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Am J Hosp Pharm. 1989 Dec;46(12):2493-6.

Effect of interventions on prescribing of antimicrobials for prophylaxis in obstetric and gynecologic surgery.

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  • 1Department of Medical Microbiology, Faculty of Pharmacy, University of Manitoba, Winnipeg, Canada.

Abstract

The effect of interventions on the conformity of physicians with guidelines for the appropriate use of antimicrobial prophylaxis in obstetric and gynecologic surgery is reported. Guidelines on the appropriate use of antimicrobial prophylaxis in common obstetric and gynecologic surgical procedures were developed in late 1986 by the antibiotic subcommittee at a 1100-bed tertiary-care teaching facility. The guidelines were not adopted immediately by the department of obstetrics and gynecology (OB-GYN). An audit of the medical records of women who had received antimicrobial therapy for abdominal and vaginal hysterectomies and emergency cesarean sections during January through March 1987 showed that cefoxitin was used in 68% of the cases instead of the less expensive and equally efficacious cefazolin as recommended in the guidelines. The projected annual cost of this nonconformity was $26,500. After the subcommittee informed the physicians about the guidelines and the audit results, the OB-GYN department adopted the guidelines. A second audit performed one year later showed that cefazolin was used in the recommended manner in 93% of cases; projected annual cost savings were $25,000. Both audits showed that prophylactic treatment was inappropriately prolonged in 6% of cases. Substantial cost savings were realized by minimizing inappropriate antimicrobial drug use through efforts to promote rational and cost-effective therapy.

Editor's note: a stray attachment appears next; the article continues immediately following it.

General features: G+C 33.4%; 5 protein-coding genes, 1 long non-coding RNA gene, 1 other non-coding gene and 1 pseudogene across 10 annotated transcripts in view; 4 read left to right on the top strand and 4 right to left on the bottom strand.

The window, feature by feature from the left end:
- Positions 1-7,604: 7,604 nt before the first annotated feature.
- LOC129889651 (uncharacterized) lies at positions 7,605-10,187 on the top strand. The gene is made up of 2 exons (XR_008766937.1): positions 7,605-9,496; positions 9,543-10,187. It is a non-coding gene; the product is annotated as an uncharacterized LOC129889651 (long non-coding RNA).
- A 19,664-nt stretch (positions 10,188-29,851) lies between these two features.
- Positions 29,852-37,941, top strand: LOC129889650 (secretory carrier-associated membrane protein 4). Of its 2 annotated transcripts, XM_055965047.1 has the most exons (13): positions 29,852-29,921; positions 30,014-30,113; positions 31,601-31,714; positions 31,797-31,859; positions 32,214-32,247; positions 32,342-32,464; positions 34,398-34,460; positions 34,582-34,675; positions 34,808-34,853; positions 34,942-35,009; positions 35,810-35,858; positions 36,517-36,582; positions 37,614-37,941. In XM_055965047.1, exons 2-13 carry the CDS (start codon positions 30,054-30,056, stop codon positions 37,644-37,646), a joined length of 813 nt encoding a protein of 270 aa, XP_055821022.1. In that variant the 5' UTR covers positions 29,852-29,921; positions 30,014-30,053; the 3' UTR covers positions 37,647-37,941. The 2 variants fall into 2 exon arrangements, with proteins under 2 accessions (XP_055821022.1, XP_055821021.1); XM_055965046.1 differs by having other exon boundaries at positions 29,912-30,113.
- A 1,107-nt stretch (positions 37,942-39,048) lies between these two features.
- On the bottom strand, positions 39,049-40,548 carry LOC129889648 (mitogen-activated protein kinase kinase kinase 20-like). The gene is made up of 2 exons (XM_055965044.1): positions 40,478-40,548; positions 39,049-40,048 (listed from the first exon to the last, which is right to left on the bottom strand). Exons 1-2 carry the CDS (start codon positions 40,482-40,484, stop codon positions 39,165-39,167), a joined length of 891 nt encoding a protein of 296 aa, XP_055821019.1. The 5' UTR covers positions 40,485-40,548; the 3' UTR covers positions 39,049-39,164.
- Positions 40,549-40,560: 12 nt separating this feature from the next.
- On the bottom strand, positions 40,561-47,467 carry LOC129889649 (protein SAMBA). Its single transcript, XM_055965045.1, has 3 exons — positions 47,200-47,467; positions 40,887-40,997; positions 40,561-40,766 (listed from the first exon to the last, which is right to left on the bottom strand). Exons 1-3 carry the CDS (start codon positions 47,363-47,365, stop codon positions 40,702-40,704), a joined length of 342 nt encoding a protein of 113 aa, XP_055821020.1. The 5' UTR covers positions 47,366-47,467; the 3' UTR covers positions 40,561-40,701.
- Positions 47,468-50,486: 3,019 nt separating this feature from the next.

PMID:
2603884
[PubMed - indexed for MEDLINE]
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